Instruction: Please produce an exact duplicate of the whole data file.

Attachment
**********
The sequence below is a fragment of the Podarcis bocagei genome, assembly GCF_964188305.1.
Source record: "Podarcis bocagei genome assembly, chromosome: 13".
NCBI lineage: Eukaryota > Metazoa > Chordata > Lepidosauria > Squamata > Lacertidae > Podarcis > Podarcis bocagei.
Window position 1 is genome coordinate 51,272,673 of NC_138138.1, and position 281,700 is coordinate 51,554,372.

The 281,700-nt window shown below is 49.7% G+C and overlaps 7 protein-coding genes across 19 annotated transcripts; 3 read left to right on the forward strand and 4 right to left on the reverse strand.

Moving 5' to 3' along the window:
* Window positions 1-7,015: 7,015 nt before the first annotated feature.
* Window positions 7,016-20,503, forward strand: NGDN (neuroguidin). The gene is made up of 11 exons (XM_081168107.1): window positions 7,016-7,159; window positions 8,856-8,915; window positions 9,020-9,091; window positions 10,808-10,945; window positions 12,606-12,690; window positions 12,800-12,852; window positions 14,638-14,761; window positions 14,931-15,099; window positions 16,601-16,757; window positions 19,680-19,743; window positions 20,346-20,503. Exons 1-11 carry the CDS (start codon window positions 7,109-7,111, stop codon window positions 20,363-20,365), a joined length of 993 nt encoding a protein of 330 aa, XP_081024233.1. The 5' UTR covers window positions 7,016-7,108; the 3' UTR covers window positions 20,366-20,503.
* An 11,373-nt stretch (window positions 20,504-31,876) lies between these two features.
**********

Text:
The sequence below is a fragment of the Podarcis bocagei genome, assembly GCF_964188305.1.
Source record: "Podarcis bocagei genome assembly, chromosome: 13".
NCBI lineage: Eukaryota > Metazoa > Chordata > Lepidosauria > Squamata > Lacertidae > Podarcis > Podarcis bocagei.
Window position 1 is genome coordinate 51,272,673 of NC_138138.1, and position 281,700 is coordinate 51,554,372.

The 281,700-nt window shown below is 49.7% G+C and overlaps 7 protein-coding genes across 19 annotated transcripts; 3 read left to right on the forward strand and 4 right to left on the reverse strand.

Moving 5' to 3' along the window:
* Window positions 1-7,015: 7,015 nt before the first annotated feature.
* Window positions 7,016-20,503, forward strand: NGDN (neuroguidin). The gene is made up of 11 exons (XM_081168107.1): window positions 7,016-7,159; window positions 8,856-8,915; window positions 9,020-9,091; window positions 10,808-10,945; window positions 12,606-12,690; window positions 12,800-12,852; window positions 14,638-14,761; window positions 14,931-15,099; window positions 16,601-16,757; window positions 19,680-19,743; window positions 20,346-20,503. Exons 1-11 carry the CDS (start codon window positions 7,109-7,111, stop codon window positions 20,363-20,365), a joined length of 993 nt encoding a protein of 330 aa, XP_081024233.1. The 5' UTR covers window positions 7,016-7,108; the 3' UTR covers window positions 20,366-20,503.
* An 11,373-nt stretch (window positions 20,504-31,876) lies between these two features.